Farewell to One of the Greatest Filmmakers of the 20th Century

The movies of Chantal Akerman, who died last week at age 65, were daring, complex, poetic and always surprising.

Daniel Tchetchik

Every serious film buff remembers the first time they saw “Jeanne Dielman, 23, Quai du Commerce, 1080 Bruxelles,” Belgian director Chantal Akerman’s masterpiece from 1975 and one of the greatest movies of the second half of the 20th century. They will always remember the shock, the sense of transcendence, it gave them.

Clocking in at three hours and 20 minutes, “Jeanne Dielman” follows a widowed housewife (the great French actress Delphine Seyrig) with a teenage son and a daily routine that does not change. Except, that is, on the days when after making lunch she works as a prostitute in order to make ends meet. The daily routine eventually comes to an explosive end.

Akerman died in Paris on October 5, at the age of 65. Le Monde reported her death as a suicide.

I had the honor of seeing “Jeanne Dielman” for the first time in the home of my teacher and friend, the Israeli filmmaker David Perlov, who appreciated the complexities of the movie. He showed it at the occasional “film club” he held for friends in his Tel Aviv home, so familiar from his “Diary” series, when I was a student of his in Tel Aviv University’s film program.

It was a fascinating, experience, almost a formative moment in my life, in part on account of the responses of other viewers. One of them, an important film critic, stood up each time David changed reels on his projector. She walked around the room, saying in a despondent tone that was almost touching: “I don’t understand, I don’t understand ...” Indeed, few movies are as demanding as “Jeanne Dielman”: Ostensibly, nothing happens besides the title character’s meetings with her clients and the movie’s blunt ending; nothing except the documentation of her daily work, which includes preparing schnitzel every day, a process Akerman shows in great detail.

When we were asked, in the 1960s and ‘70s, to name important women directors, there were few options: There was Agnès Varda and there was Chantal Akerman, and even though the number of women filmmakers has grown since then, I still think Akerman was the greatest female director of all time.

I will even say she was one of the greatest creative artists of the 20th century. Her work fell between fiction and documentary, between experimental and more traditional moviemaking — but to describe it in these terms diminishes it. Akerman’s movies, whether documentaries or romantic comedies, far exceeded such categorization. Her work operated in territory that I can only describe as “the filmmaking of Chantal Akerman: daring, complex, poetic, always surprising and always demanding that the audience go with her, give in to her, become one with it.

Akerman was influenced by modern cinema, as well as by the art of the 20th century, but even to describe her body of work as an alternative to film and to art in general would minimize its importance — even if, as she once declared, in a remark that is a particular favorite of mine, and that is especially relevant to “Jeanne Dielman” — that she includes in her movies what other directors leave on the cutting-room floor.

Akerman was born in Brussels in 1950, to religious Jews from Poland. Her mother, Natalia “Nelly,” was a survivor of Auschwitz; Nelly’s parents did not.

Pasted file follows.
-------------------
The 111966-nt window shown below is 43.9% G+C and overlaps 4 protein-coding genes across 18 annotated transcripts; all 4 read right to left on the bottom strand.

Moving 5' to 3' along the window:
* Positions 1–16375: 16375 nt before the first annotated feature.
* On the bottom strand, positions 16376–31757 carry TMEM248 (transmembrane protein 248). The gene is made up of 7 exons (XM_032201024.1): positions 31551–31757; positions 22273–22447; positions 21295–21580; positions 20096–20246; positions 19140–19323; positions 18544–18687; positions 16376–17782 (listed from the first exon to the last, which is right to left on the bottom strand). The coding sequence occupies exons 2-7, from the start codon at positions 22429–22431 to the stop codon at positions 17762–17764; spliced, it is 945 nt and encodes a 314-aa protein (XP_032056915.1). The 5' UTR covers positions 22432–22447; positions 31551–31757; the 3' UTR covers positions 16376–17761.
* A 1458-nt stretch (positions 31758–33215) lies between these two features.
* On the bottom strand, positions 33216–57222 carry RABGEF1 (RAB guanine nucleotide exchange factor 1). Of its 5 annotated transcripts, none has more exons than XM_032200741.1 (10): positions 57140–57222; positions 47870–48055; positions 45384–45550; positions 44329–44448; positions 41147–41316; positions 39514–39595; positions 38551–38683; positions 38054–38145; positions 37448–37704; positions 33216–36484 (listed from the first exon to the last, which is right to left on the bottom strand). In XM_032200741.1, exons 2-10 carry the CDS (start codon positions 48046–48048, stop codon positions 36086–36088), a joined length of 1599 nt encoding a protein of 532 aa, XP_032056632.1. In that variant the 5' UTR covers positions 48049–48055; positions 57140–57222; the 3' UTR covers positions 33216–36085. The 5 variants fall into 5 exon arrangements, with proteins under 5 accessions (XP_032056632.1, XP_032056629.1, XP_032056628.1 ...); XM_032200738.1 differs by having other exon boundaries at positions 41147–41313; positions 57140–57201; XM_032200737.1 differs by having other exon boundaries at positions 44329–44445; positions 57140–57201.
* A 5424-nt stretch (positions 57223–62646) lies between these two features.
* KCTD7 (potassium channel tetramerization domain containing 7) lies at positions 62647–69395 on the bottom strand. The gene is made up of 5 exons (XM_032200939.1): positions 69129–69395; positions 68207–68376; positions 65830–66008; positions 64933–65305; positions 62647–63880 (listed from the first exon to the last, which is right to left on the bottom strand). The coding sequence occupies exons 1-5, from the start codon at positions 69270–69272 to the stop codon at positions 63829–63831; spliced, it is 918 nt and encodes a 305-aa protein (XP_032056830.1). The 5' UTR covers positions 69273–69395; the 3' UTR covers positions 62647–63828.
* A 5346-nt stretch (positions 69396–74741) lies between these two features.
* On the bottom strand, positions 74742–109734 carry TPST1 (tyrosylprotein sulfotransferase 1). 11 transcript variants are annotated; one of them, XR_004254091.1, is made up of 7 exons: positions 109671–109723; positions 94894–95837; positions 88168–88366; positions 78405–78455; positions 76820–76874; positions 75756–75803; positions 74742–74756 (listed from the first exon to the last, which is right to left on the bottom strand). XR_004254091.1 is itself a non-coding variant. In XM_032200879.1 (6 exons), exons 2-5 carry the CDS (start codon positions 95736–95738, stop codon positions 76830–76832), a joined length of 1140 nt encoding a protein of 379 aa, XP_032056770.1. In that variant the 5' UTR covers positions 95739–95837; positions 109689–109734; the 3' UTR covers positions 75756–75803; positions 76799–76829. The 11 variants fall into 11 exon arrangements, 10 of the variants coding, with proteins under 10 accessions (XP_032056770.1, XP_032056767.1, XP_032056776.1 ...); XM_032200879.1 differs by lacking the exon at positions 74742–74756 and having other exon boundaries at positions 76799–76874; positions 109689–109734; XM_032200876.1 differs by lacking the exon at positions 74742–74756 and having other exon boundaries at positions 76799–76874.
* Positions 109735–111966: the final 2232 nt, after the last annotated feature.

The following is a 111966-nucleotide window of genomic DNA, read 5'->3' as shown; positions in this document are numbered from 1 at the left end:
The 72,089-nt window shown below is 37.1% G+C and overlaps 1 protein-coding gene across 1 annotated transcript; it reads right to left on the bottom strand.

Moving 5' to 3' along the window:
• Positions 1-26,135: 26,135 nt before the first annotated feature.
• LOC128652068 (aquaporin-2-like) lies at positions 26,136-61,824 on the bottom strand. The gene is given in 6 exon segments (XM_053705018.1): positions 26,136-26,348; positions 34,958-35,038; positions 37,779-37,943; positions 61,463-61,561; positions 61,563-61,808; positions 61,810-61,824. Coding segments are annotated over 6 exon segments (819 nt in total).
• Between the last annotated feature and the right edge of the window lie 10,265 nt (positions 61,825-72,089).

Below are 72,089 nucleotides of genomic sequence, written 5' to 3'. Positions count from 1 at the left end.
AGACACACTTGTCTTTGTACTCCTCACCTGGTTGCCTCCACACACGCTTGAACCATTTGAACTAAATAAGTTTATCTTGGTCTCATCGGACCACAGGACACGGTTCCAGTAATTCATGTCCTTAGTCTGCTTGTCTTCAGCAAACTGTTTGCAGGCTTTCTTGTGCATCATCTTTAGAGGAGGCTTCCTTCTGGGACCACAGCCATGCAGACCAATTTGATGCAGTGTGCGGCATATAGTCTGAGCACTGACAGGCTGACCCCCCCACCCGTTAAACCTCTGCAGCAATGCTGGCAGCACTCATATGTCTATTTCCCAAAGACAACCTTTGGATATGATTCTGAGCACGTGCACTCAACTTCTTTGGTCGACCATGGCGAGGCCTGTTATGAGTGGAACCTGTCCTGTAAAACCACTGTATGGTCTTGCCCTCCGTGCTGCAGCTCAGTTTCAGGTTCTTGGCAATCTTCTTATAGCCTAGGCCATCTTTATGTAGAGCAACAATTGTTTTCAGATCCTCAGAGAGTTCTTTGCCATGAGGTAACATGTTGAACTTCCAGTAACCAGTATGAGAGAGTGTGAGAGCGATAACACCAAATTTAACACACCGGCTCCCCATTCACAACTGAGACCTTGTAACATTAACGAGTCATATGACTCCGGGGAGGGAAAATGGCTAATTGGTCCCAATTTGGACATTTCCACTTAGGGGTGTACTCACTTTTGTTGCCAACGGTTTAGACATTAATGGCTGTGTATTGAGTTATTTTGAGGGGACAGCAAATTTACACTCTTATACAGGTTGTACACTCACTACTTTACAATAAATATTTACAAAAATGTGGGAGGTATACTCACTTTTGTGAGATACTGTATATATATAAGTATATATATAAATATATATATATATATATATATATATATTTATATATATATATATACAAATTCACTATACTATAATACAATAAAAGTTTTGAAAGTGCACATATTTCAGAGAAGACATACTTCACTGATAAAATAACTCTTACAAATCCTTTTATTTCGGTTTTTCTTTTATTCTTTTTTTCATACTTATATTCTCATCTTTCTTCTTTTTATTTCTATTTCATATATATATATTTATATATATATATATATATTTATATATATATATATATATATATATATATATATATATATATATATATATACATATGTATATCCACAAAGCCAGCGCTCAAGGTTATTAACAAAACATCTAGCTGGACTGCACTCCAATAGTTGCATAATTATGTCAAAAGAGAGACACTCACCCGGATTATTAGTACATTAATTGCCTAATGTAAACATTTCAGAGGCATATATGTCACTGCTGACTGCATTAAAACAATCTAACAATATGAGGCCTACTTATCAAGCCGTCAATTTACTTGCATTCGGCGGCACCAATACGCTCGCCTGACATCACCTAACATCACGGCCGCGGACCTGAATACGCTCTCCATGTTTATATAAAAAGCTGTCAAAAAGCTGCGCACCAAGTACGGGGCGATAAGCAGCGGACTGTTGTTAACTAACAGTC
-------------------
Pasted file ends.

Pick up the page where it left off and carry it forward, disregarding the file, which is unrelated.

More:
Akerman said in an interview that she decided to be a filmmaker the night she saw Jean-Luc Godard’s “Pierrot le Fou” (1965), when she was 15. She enrolled in a Brussels film school, where she made a short movie but dropped out and moved to New York, where she was exposed to the work of avant-garde directors of the time such as Stan Brakhage, Andy Warhol and Jonas Mekas — but above all, Michael Snow. In 1972 she returned to Brussels, where she directed the first full-length movies that brought her international recognition: “Jeanne Dielman,” “I, You, He, She” (1976), “News From Home” (1977) and “The Meetings of Anna” (1978). A few of her films were trailblazing in depicting lesbian relationships. To describe them here would be a mistake: They must be seen.

In 1986 she directed “Golden Eighties,” a musical. In 1989 she made “Histoires d’Amerique,” a portrait of 100 years in the history of American Jewry. “From the East” (1993) is a documentary about Eastern Europe after the fall of Communism. In 1996 she made “A Couch in New York,” a romantic comedy with William Hurt and Juliette Binoche.

“Sud,” from 1999, showed the violent racism of the American South. “The Captive,” from 2000, addressed the deprivations of migrants trying to enter the United States from Mexico. In 2004 she made “Tomorrow We Move,” a comedy in which two of the main characters are Holocaust survivors. “Down There,” a documentary from 2006, was shot in Tel Aviv.

Akerman’s last movie, which I haven’t yet seen, was “No Home Movie.” It is a portrait of her mother, who died last year. It was screened at the Locarno International Film Festival in August, to lukewarm reviews.

This is just a drop in the ocean of her simultaneously raging and restrained body of work, into which Akerman folded autobiographical material.

My few meetings with Akerman during her visits to Israel — she had family here — were always very pleasant.

It may sound pretentious, but I believe I can say that with Akerman’s death I lost a friend I hoped to meet again. She was focused on her work, but nonetheless there was something quite direct about her, serious but also aware of the intellectual limits of this seriousness. Hers is a premature departure. Film has lost one of its greatest artists.